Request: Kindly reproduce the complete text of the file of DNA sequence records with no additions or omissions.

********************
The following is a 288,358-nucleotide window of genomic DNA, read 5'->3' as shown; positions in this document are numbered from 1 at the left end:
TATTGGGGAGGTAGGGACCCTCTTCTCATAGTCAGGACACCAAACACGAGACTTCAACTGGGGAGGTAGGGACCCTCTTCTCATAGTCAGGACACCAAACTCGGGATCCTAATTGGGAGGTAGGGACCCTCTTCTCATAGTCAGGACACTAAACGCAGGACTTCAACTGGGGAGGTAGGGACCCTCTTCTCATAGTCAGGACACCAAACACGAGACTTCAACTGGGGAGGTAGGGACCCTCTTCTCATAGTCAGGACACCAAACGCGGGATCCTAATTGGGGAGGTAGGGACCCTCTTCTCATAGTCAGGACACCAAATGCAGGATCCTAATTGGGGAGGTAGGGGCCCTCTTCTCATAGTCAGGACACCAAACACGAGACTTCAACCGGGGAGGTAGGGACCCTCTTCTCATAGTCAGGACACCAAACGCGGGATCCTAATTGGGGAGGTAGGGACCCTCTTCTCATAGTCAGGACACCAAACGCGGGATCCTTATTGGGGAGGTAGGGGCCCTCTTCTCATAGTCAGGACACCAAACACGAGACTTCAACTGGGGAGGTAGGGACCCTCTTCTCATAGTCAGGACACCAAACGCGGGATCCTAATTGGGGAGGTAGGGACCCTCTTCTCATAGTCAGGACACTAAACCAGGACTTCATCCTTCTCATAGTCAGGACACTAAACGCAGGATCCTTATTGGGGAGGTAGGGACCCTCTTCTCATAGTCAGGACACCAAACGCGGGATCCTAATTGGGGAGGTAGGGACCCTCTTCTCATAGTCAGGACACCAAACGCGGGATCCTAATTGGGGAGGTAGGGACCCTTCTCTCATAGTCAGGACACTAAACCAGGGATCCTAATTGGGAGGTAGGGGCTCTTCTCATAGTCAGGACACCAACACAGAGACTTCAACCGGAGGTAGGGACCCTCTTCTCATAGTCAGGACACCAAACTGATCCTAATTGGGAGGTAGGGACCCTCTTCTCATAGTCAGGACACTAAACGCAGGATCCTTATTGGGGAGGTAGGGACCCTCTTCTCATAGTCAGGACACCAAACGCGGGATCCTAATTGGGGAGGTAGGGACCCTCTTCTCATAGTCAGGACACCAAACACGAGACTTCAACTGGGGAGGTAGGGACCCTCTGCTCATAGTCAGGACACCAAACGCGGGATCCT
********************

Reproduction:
The following is a 288,358-nucleotide window of genomic DNA, read 5'->3' as shown; positions in this document are numbered from 1 at the left end:
TATTGGGGAGGTAGGGACCCTCTTCTCATAGTCAGGACACCAAACACGAGACTTCAACTGGGGAGGTAGGGACCCTCTTCTCATAGTCAGGACACCAAACTCGGGATCCTAATTGGGAGGTAGGGACCCTCTTCTCATAGTCAGGACACTAAACGCAGGACTTCAACTGGGGAGGTAGGGACCCTCTTCTCATAGTCAGGACACCAAACACGAGACTTCAACTGGGGAGGTAGGGACCCTCTTCTCATAGTCAGGACACCAAACGCGGGATCCTAATTGGGGAGGTAGGGACCCTCTTCTCATAGTCAGGACACCAAATGCAGGATCCTAATTGGGGAGGTAGGGGCCCTCTTCTCATAGTCAGGACACCAAACACGAGACTTCAACCGGGGAGGTAGGGACCCTCTTCTCATAGTCAGGACACCAAACGCGGGATCCTAATTGGGGAGGTAGGGACCCTCTTCTCATAGTCAGGACACCAAACGCGGGATCCTTATTGGGGAGGTAGGGGCCCTCTTCTCATAGTCAGGACACCAAACACGAGACTTCAACTGGGGAGGTAGGGACCCTCTTCTCATAGTCAGGACACCAAACGCGGGATCCTAATTGGGGAGGTAGGGACCCTCTTCTCATAGTCAGGACACTAAACCAGGACTTCATCCTTCTCATAGTCAGGACACTAAACGCAGGATCCTTATTGGGGAGGTAGGGACCCTCTTCTCATAGTCAGGACACCAAACGCGGGATCCTAATTGGGGAGGTAGGGACCCTCTTCTCATAGTCAGGACACCAAACGCGGGATCCTAATTGGGGAGGTAGGGACCCTTCTCTCATAGTCAGGACACTAAACCAGGGATCCTAATTGGGAGGTAGGGGCTCTTCTCATAGTCAGGACACCAACACAGAGACTTCAACCGGAGGTAGGGACCCTCTTCTCATAGTCAGGACACCAAACTGATCCTAATTGGGAGGTAGGGACCCTCTTCTCATAGTCAGGACACTAAACGCAGGATCCTTATTGGGGAGGTAGGGACCCTCTTCTCATAGTCAGGACACCAAACGCGGGATCCTAATTGGGGAGGTAGGGACCCTCTTCTCATAGTCAGGACACCAAACACGAGACTTCAACTGGGGAGGTAGGGACCCTCTGCTCATAGTCAGGACACCAAACGCGGGATCCT